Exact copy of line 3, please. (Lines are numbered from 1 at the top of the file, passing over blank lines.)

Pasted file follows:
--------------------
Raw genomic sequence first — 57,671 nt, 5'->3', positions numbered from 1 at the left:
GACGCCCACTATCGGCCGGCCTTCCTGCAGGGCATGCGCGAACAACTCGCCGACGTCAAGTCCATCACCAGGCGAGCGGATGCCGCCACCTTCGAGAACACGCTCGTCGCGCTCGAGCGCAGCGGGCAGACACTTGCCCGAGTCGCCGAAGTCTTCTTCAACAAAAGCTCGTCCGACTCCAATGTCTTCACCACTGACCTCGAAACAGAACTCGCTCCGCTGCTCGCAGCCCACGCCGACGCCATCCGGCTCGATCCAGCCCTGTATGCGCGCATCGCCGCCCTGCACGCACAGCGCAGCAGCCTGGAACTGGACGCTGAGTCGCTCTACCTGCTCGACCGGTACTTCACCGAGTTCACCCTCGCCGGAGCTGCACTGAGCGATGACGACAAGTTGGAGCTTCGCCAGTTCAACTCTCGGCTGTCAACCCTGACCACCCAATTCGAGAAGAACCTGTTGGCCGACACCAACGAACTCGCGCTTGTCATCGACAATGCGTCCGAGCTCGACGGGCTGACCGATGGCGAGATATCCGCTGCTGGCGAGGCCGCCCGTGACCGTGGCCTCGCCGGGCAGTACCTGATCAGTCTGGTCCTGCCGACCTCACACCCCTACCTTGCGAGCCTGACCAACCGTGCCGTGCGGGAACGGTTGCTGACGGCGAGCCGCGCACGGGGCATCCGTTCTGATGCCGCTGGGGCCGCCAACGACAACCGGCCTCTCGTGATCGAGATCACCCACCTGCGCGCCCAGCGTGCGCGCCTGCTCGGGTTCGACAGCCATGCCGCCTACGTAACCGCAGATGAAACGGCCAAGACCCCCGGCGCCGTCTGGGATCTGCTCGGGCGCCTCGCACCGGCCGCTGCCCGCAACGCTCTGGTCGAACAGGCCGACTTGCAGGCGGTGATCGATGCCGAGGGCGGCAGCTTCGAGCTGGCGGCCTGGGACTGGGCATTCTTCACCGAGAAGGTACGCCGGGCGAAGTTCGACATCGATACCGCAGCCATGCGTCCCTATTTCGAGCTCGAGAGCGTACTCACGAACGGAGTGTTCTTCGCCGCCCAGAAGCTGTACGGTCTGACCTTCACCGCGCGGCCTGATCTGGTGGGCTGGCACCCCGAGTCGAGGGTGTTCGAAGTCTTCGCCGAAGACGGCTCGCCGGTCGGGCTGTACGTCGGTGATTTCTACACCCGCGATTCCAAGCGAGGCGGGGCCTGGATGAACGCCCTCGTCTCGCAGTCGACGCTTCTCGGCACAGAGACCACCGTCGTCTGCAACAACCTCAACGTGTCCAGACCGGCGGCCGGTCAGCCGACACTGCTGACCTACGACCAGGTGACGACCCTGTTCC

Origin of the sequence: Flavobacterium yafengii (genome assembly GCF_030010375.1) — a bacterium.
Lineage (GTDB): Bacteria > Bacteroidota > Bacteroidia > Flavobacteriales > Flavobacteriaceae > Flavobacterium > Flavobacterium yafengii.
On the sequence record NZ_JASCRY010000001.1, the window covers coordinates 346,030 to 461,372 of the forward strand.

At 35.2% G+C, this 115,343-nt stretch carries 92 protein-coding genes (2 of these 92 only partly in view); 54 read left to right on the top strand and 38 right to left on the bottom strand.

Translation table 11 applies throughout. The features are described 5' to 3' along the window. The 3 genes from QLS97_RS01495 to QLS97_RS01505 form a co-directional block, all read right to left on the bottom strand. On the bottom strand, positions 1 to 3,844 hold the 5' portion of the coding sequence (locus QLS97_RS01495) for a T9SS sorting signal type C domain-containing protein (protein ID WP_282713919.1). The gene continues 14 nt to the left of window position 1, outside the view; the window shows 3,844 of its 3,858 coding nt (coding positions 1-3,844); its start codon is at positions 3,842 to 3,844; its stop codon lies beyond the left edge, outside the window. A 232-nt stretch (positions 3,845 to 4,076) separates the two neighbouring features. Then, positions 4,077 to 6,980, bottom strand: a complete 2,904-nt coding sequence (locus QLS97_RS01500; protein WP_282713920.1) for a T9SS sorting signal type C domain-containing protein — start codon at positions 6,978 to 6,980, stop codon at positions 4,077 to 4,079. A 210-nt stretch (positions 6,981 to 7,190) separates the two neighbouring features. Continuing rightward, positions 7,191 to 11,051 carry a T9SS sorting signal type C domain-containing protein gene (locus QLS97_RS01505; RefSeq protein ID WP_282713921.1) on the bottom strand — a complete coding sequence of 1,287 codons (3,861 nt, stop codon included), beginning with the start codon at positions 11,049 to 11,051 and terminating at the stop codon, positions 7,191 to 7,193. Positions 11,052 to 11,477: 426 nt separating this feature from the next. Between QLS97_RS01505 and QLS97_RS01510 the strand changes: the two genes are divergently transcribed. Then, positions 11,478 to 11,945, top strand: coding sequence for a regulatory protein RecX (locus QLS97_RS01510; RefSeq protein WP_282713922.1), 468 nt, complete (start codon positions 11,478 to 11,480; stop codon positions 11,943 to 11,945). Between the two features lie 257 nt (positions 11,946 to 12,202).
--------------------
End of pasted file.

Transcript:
Origin of the sequence: Flavobacterium yafengii (genome assembly GCF_030010375.1) — a bacterium.